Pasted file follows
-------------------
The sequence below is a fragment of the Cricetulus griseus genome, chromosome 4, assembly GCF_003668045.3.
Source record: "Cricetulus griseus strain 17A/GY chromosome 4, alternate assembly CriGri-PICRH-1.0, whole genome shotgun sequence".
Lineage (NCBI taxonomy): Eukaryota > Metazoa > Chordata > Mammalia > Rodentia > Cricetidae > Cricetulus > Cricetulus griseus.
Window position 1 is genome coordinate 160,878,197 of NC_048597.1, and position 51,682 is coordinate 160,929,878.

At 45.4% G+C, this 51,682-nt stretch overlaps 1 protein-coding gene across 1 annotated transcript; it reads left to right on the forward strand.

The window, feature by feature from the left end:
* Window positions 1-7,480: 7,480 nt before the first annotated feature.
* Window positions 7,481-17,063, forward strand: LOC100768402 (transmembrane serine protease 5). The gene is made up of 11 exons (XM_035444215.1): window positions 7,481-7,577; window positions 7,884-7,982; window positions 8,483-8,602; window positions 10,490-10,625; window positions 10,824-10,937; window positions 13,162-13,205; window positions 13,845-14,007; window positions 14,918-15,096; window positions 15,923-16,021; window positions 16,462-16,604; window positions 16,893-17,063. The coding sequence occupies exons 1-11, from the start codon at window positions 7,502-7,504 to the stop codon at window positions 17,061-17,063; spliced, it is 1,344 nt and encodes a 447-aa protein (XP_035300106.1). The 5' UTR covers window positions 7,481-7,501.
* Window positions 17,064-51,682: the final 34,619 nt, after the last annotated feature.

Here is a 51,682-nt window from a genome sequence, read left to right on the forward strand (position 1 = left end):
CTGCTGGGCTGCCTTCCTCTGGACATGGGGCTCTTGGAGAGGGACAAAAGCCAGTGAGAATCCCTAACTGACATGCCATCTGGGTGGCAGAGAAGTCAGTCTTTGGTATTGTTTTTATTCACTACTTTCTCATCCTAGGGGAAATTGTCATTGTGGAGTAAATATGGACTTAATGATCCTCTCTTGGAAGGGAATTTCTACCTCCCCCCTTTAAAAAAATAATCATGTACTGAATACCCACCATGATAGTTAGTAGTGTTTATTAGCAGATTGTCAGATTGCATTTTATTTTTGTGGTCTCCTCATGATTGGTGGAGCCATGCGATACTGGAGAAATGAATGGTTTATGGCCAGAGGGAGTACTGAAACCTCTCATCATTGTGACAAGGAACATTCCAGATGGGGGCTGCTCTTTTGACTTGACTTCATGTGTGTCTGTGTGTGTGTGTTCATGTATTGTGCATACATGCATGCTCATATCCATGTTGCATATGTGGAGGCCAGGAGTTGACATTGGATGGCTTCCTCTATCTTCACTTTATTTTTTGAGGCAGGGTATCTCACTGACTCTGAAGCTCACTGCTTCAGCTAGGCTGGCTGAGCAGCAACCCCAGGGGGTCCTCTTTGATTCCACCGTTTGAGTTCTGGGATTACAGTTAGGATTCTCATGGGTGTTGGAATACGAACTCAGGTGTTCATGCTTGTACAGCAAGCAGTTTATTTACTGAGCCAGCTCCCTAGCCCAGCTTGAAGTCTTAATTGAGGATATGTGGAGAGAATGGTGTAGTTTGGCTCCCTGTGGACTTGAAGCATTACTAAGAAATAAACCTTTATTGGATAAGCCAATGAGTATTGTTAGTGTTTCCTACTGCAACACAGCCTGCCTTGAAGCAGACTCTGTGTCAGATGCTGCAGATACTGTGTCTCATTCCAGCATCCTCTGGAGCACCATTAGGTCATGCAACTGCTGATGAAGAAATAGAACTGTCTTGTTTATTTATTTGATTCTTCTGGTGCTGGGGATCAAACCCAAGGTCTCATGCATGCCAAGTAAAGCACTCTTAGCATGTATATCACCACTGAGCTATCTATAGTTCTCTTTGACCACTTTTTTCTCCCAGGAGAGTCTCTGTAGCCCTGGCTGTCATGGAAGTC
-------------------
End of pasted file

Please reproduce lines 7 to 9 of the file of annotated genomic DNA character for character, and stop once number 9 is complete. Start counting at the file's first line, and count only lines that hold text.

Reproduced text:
* Window positions 1-7,480: 7,480 nt before the first annotated feature.
* Window positions 7,481-17,063, forward strand: LOC100768402 (transmembrane serine protease 5). The gene is made up of 11 exons (XM_035444215.1): window positions 7,481-7,577; window positions 7,884-7,982; window positions 8,483-8,602; window positions 10,490-10,625; window positions 10,824-10,937; window positions 13,162-13,205; window positions 13,845-14,007; window positions 14,918-15,096; window positions 15,923-16,021; window positions 16,462-16,604; window positions 16,893-17,063. The coding sequence occupies exons 1-11, from the start codon at window positions 7,502-7,504 to the stop codon at window positions 17,061-17,063; spliced, it is 1,344 nt and encodes a 447-aa protein (XP_035300106.1). The 5' UTR covers window positions 7,481-7,501.
* Window positions 17,064-51,682: the final 34,619 nt, after the last annotated feature.